Stroke risk can be evaluated by retinal imaging

Your eyes may be a window to your stroke risk. In a study the researchers said retinal imaging may someday help evaluate if you’re more likely to develop a stroke – the nation’s leading cause of disability. The retina purveys information on the status of blood vessels in the brain.

Retinal imaging is a cheap and non-invasive way of examining the blood vessels of the retina. High blood pressure worldwide is the single most important risk factor for stroke. However, it’s still not possible to foretell which high blood pressure patients are most feasible to evolve a stroke.

Researchers traced stroke occurrence for an average 13 years in 2,907 patients with hypertension who had not previously suffered a stroke. At baseline, each had photographs taken of the light-sensitive layer of cells at the back of the eyeball called retina. Harm to the retinal blood vessels accredit to hypertension – called hypertensive retinopathy – apparent on the photographs was scored as none, moderate or mild.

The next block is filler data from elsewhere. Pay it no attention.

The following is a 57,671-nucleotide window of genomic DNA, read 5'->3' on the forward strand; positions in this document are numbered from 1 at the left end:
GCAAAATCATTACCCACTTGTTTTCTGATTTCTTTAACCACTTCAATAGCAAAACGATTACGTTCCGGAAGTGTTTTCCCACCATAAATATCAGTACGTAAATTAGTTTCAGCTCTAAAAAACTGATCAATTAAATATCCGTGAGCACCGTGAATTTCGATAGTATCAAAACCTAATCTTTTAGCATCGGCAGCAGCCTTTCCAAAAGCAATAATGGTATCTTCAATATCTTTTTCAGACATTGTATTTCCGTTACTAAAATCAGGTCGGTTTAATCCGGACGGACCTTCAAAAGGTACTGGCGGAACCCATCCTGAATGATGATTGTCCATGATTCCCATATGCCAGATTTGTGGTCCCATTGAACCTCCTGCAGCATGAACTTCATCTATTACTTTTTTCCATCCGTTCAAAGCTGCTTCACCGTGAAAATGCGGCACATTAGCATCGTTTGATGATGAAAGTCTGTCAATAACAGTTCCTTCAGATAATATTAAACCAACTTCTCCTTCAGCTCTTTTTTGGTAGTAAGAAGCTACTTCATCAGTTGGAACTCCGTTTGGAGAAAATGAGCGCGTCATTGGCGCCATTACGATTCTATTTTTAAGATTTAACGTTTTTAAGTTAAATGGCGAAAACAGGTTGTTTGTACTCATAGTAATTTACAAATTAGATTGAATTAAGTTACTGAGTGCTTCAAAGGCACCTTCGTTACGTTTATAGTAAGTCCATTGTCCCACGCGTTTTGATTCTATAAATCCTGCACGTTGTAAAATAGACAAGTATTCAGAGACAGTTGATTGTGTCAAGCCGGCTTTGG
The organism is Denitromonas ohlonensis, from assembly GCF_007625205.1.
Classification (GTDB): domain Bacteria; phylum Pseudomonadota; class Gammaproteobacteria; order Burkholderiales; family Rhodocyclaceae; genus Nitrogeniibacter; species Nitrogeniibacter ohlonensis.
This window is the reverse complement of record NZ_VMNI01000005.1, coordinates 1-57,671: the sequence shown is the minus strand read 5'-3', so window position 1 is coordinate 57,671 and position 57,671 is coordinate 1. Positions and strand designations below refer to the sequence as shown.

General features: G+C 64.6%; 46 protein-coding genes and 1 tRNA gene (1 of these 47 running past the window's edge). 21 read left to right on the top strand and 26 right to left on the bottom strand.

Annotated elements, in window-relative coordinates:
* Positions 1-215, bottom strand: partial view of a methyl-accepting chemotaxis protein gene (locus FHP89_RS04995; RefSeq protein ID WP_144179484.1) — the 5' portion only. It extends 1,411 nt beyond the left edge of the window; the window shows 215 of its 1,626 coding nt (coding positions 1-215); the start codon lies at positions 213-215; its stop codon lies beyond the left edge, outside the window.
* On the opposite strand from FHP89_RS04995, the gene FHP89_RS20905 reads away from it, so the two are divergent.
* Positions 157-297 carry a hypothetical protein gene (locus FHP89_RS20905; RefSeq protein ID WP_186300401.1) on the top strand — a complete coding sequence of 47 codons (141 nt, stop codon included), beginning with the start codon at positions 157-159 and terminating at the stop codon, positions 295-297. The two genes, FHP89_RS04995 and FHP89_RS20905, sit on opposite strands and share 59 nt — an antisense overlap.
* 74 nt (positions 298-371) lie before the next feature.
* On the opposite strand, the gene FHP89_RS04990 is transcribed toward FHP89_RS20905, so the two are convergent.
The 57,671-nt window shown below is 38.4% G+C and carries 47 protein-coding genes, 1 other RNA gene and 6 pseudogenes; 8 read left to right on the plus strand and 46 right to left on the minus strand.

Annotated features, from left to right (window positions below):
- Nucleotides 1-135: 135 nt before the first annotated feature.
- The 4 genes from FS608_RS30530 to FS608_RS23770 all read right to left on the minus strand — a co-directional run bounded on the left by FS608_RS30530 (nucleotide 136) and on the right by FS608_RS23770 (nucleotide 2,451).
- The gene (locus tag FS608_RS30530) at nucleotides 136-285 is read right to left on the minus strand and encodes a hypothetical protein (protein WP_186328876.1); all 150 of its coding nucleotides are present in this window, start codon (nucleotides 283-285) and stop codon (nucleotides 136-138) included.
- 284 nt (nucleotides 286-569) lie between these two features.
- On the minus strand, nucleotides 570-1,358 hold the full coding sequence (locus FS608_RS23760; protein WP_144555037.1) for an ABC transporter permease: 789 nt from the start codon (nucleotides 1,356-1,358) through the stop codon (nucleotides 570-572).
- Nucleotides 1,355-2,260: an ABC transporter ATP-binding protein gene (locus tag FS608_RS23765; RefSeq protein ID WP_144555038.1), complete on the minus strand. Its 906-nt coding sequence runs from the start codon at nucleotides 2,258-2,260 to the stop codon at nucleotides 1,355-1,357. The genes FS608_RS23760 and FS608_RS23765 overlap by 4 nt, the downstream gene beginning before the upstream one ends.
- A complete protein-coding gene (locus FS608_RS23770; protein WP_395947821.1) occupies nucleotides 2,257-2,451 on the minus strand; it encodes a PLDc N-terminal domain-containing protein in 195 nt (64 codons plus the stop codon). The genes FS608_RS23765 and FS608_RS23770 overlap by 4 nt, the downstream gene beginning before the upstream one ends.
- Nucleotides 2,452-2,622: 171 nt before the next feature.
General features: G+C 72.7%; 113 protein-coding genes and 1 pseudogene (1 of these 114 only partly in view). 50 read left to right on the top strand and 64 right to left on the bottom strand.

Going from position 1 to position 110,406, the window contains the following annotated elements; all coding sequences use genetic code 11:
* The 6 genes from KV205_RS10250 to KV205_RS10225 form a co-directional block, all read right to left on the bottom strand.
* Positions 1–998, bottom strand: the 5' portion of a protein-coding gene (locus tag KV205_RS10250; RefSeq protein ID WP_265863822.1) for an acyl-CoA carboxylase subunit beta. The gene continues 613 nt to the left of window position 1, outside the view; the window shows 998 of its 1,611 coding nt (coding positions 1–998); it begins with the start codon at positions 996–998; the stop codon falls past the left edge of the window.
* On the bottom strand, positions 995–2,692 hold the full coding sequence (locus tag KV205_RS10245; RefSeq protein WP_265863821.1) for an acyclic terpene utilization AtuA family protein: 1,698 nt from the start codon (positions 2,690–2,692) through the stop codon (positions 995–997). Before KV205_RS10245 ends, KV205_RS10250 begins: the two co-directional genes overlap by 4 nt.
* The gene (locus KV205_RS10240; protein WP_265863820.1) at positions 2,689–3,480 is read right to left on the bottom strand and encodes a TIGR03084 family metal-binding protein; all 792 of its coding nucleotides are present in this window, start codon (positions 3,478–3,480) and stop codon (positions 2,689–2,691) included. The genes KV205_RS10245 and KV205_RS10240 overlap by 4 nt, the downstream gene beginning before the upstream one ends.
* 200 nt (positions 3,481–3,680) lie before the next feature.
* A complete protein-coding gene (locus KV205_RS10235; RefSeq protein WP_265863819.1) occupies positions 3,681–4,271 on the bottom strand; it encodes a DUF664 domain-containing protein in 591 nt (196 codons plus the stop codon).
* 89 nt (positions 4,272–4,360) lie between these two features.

During the follow-up, 146 participants suffered a stroke induced by a blood clot and 15 by bleeding in the brain. Researchers regulated for several stroke risk factors such as sex, age, race, cholesterol levels, body mass index, blood sugar, smoking and blood pressure readings. They found the danger of stroke was 35 percent higher in those with mild hypertensive retinopathy and 137 percent higher in those with mild or severe hypertensive retinopathy.

Even in patients receiving medication and achieving good blood pressure control, the risk of a blood clot was 96 percent higher in those with mild hypertensive retinopathy and 198 percent higher in those with moderate or severe hypertensive retinopathy.

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